Vladimir Putin has won the Russian presidential election, reclaiming his former position after operating as Prime Minister for the last term of government.
Results indicate a landslide win with a majority of 64%, in what Putin declared was an “open and honest battle”. However opposition groups dispute the fairness of the election, claiming the contest was “clearly skewed in favour of current Prime Minister Vladimir Putin”.
In a statement Tonino Picula, the spokesman for the Organization for security and Co-operation said “The point of elections is that the outcome should be certain…This was not the case in Russia. There was no real competition and abuse of government resources ensured that the ultimate winner of the election was never in doubt.”
Putin has been at the top of Russian politics since his first term as prime minister in 2000. As a former KGB agent, he has always been criticized for his association with private business particularly the oil sector and accusations of corruption have been prevalent throughout his political career.
Following allegations of corruption in previous elections, measures were taken to improve accountability and accuracy. Camera’s were set up in polling stations to prevent vote rigging and foul play. However Putin’s opposition have already declared these measures as ineffective, amid claims of inaccuracies and the falsification of results. Alexey Navalny an anti corruption campaigner accused Putin’s part of organizing carousel voting, where bus loads of individuals toured several polling stations in order to cast multiple votes.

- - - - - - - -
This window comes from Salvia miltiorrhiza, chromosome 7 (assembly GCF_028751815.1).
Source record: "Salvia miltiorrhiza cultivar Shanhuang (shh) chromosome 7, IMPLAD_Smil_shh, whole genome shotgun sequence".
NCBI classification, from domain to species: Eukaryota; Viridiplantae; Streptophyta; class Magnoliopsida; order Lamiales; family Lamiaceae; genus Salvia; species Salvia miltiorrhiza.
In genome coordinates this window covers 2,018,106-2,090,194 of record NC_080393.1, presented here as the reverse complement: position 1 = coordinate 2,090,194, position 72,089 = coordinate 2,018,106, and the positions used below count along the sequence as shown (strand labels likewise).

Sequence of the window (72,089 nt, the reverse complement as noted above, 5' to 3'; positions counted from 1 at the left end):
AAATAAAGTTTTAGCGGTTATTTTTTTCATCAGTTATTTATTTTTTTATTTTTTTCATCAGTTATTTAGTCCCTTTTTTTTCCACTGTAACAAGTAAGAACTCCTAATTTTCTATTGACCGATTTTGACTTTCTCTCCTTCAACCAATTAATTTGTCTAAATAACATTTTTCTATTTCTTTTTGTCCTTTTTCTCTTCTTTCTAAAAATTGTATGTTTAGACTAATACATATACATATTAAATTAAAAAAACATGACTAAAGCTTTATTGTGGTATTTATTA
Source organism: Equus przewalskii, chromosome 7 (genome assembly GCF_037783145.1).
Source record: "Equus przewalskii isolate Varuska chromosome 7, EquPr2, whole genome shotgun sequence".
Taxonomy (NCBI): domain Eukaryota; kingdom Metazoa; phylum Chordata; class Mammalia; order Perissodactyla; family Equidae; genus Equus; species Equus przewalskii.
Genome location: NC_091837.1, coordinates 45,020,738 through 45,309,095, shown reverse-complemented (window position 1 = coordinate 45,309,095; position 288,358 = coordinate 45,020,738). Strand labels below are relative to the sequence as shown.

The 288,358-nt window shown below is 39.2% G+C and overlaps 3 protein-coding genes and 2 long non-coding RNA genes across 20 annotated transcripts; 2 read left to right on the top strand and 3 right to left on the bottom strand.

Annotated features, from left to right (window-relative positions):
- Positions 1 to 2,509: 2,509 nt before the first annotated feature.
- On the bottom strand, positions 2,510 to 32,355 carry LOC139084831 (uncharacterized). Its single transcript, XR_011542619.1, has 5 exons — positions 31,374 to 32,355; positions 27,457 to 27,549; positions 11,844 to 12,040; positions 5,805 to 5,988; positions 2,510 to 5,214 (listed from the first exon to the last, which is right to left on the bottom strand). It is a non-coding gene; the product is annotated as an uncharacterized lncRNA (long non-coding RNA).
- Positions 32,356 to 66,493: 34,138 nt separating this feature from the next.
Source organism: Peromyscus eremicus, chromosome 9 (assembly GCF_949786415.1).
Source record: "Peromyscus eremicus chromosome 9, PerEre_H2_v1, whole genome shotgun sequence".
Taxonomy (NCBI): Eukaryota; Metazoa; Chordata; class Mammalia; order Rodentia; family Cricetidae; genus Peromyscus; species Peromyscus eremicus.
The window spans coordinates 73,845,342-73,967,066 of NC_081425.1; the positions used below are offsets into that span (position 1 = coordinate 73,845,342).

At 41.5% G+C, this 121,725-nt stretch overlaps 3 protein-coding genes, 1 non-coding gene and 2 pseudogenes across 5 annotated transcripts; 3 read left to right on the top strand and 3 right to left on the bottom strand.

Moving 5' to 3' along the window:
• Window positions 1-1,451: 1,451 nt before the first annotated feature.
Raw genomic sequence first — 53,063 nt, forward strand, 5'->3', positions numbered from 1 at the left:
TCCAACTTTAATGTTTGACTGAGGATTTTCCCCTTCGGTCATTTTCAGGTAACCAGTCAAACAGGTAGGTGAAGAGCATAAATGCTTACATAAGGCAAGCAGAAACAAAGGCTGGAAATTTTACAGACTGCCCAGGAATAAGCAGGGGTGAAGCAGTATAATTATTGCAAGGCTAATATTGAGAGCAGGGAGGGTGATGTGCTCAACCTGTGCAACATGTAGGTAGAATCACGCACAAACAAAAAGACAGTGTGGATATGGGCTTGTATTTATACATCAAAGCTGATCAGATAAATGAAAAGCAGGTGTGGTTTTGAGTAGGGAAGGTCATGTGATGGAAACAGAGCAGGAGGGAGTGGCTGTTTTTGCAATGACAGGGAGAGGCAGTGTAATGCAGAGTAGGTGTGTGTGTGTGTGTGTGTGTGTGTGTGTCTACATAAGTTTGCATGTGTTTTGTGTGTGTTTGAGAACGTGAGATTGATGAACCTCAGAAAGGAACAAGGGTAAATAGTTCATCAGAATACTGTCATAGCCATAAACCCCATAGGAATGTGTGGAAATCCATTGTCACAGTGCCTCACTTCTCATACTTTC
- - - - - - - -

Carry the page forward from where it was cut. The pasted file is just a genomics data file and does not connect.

The row centres over issues of press censorship and began after independent student newspaper The Journal published an article detailing dissent, and a possible vote of no confidence against the current president Kasia Bylinska, at the Napier Student’s Association.
The article stated that allegations of six counts of unconstitutional behaviour had been made against Ms Bylinska and that eight programme representatives had signed a motion for an emergency meeting to enact a vote of no confidence in the president.
The NSA responded by removing all copies of the publication from the university, which has prompted accusations of press censorship by members of the student body.